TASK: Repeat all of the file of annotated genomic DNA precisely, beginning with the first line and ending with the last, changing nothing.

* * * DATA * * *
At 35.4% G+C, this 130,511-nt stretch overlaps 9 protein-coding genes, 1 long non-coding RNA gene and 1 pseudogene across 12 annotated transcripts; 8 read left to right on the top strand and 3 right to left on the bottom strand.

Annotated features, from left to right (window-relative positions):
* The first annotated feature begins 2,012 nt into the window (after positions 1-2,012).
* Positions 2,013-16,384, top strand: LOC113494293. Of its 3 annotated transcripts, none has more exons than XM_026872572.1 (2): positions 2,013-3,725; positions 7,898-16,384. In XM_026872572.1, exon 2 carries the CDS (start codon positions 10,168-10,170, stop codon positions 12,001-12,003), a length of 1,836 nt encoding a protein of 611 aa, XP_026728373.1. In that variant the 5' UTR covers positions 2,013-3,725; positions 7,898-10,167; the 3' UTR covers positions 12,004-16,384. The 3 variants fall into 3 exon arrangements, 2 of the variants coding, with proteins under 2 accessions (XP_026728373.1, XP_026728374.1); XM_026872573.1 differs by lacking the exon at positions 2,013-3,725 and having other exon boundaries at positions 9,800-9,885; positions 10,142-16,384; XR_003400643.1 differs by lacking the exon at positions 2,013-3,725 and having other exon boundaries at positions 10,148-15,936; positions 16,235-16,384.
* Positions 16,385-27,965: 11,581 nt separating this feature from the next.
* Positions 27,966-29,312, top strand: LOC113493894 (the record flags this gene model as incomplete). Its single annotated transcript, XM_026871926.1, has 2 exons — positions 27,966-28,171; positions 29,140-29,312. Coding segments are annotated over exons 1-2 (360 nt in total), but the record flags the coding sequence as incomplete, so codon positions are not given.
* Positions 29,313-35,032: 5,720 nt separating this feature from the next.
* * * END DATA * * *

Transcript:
At 35.4% G+C, this 130,511-nt stretch overlaps 9 protein-coding genes, 1 long non-coding RNA gene and 1 pseudogene across 12 annotated transcripts; 8 read left to right on the top strand and 3 right to left on the bottom strand.

Annotated features, from left to right (window-relative positions):
* The first annotated feature begins 2,012 nt into the window (after positions 1-2,012).
* Positions 2,013-16,384, top strand: LOC113494293. Of its 3 annotated transcripts, none has more exons than XM_026872572.1 (2): positions 2,013-3,725; positions 7,898-16,384. In XM_026872572.1, exon 2 carries the CDS (start codon positions 10,168-10,170, stop codon positions 12,001-12,003), a length of 1,836 nt encoding a protein of 611 aa, XP_026728373.1. In that variant the 5' UTR covers positions 2,013-3,725; positions 7,898-10,167; the 3' UTR covers positions 12,004-16,384. The 3 variants fall into 3 exon arrangements, 2 of the variants coding, with proteins under 2 accessions (XP_026728373.1, XP_026728374.1); XM_026872573.1 differs by lacking the exon at positions 2,013-3,725 and having other exon boundaries at positions 9,800-9,885; positions 10,142-16,384; XR_003400643.1 differs by lacking the exon at positions 2,013-3,725 and having other exon boundaries at positions 10,148-15,936; positions 16,235-16,384.
* Positions 16,385-27,965: 11,581 nt separating this feature from the next.
* Positions 27,966-29,312, top strand: LOC113493894 (the record flags this gene model as incomplete). Its single annotated transcript, XM_026871926.1, has 2 exons — positions 27,966-28,171; positions 29,140-29,312. Coding segments are annotated over exons 1-2 (360 nt in total), but the record flags the coding sequence as incomplete, so codon positions are not given.
* Positions 29,313-35,032: 5,720 nt separating this feature from the next.